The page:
It seems plain to me that § 215 must be construed as establishing the primacy of the Secretary's determinations if the RRRA's articulated purpose of minimizing the cost to the taxpayers of interim assistance is to be realized. As has been noticed above, § 213 allocations are, for all intents and purposes, irretrievable grants to the railroads. Each dollar of funding made available under that section ultimately costs the taxpayers one dollar. Section 303(c)(1)(A)(i) of the Act, 45 U.S.C. § 743(c)(1)(A)(i), however, provides that:

(c) Findings and distribution. -- (1) After the rail properties have been conveyed to the Corporation and profitable railroads operating in the region under subsection (b) of this section, the special court, giving due consideration to the findings contained in the final system plan, shall decide --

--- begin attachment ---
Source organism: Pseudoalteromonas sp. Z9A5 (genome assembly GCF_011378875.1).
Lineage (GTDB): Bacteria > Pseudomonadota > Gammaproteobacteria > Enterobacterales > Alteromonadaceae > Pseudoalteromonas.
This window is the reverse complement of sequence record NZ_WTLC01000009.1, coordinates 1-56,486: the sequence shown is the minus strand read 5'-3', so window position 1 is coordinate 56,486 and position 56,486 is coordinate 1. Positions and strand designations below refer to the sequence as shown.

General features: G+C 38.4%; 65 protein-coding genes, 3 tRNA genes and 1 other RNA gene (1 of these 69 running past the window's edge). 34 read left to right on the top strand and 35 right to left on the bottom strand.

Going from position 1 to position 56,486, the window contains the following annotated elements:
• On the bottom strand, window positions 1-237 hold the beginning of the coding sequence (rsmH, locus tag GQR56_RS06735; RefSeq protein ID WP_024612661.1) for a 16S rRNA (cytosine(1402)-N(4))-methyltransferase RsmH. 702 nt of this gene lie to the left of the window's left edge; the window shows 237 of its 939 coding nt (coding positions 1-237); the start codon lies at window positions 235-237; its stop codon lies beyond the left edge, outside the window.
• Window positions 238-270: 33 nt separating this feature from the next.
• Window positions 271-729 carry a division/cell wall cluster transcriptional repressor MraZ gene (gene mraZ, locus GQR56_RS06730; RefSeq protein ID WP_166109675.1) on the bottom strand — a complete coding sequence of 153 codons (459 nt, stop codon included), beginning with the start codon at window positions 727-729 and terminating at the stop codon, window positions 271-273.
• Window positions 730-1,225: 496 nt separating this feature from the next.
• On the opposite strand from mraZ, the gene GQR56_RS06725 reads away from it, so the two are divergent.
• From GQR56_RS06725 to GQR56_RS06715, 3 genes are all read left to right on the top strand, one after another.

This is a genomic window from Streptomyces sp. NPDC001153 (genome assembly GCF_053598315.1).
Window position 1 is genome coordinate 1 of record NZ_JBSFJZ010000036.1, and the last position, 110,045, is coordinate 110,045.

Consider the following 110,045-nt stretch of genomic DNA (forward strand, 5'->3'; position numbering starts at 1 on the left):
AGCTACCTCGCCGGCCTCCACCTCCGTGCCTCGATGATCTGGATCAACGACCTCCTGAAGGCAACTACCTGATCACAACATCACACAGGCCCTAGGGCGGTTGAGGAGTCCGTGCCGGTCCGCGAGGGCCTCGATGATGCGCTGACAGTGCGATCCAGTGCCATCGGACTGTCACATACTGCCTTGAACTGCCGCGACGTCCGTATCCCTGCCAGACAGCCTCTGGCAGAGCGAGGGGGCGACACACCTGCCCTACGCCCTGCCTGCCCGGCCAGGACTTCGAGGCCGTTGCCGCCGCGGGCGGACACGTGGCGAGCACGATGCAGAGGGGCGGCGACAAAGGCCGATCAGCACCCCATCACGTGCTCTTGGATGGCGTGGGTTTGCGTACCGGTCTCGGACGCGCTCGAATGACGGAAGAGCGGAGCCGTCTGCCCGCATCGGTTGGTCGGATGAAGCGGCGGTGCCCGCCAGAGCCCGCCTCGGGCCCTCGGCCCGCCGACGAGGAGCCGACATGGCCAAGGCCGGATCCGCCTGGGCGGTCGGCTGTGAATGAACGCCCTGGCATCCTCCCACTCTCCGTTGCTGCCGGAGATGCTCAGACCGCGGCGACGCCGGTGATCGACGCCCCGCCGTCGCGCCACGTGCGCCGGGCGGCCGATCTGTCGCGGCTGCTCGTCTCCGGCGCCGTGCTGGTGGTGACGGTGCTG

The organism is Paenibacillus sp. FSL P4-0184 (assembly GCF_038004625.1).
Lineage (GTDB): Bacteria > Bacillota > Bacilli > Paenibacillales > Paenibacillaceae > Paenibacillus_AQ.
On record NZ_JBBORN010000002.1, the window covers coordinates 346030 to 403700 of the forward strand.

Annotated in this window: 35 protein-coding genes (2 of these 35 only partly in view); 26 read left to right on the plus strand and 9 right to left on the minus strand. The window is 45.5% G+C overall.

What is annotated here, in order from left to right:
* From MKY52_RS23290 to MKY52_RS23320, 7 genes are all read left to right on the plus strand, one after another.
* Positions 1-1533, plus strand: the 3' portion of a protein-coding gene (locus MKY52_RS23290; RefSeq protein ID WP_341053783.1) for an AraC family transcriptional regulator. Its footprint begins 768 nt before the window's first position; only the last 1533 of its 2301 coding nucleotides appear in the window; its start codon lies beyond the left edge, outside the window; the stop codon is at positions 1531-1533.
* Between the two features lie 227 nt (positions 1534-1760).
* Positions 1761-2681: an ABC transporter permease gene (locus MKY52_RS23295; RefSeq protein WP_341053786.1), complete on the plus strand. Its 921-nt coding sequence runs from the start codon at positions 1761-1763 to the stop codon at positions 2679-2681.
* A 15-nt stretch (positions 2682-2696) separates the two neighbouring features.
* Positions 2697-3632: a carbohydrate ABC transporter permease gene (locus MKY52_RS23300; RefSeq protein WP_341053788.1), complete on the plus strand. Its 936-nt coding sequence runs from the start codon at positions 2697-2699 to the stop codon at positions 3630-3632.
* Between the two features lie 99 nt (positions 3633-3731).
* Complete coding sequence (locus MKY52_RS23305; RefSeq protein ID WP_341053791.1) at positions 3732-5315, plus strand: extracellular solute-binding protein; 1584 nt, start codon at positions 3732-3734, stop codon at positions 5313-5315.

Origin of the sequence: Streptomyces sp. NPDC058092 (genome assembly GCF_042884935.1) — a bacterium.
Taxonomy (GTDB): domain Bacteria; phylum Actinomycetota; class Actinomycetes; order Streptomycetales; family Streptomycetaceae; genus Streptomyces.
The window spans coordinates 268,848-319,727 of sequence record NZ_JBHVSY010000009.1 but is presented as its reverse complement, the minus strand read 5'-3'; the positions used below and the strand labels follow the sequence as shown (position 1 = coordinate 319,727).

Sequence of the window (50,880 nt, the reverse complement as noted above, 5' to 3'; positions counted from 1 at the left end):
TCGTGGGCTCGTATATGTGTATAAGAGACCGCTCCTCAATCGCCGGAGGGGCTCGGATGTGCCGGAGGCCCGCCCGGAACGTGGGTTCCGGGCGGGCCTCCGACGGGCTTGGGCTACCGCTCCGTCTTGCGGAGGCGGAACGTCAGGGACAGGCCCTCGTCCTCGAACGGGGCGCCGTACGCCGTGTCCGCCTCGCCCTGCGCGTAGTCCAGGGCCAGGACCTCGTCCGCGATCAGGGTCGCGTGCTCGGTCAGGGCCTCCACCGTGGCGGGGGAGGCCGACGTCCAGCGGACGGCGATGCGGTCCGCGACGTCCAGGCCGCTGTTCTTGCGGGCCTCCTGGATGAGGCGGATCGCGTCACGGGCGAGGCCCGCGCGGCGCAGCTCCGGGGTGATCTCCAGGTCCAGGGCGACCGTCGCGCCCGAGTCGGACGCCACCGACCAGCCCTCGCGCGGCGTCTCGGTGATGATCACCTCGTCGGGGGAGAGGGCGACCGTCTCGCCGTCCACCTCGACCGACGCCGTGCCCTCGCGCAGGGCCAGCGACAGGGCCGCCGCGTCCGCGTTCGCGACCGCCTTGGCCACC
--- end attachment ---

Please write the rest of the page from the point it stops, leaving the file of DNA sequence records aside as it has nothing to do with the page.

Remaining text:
(A) whether the transfers or conveyances --

(i) of rail properties of each railroad in reorganization, or of each railroad leased, operated, or controlled by a railroad in reorganization, to the Corporation in exchange for the securities and the other benefits accruing to such railroad as a result of such exchange. . . are in the public interest and are fair and equitable to the estate of each railroad in reorganization in accordance with the standard of fairness and equity applicable to the approval of a plan of reorganization or a step in such a plan under section 205 of Title II, or fair and equitable to a railroad that is not itself in reorganization but which is leased, operated, or controlled by a railroad in reorganization; (emphasis supplied).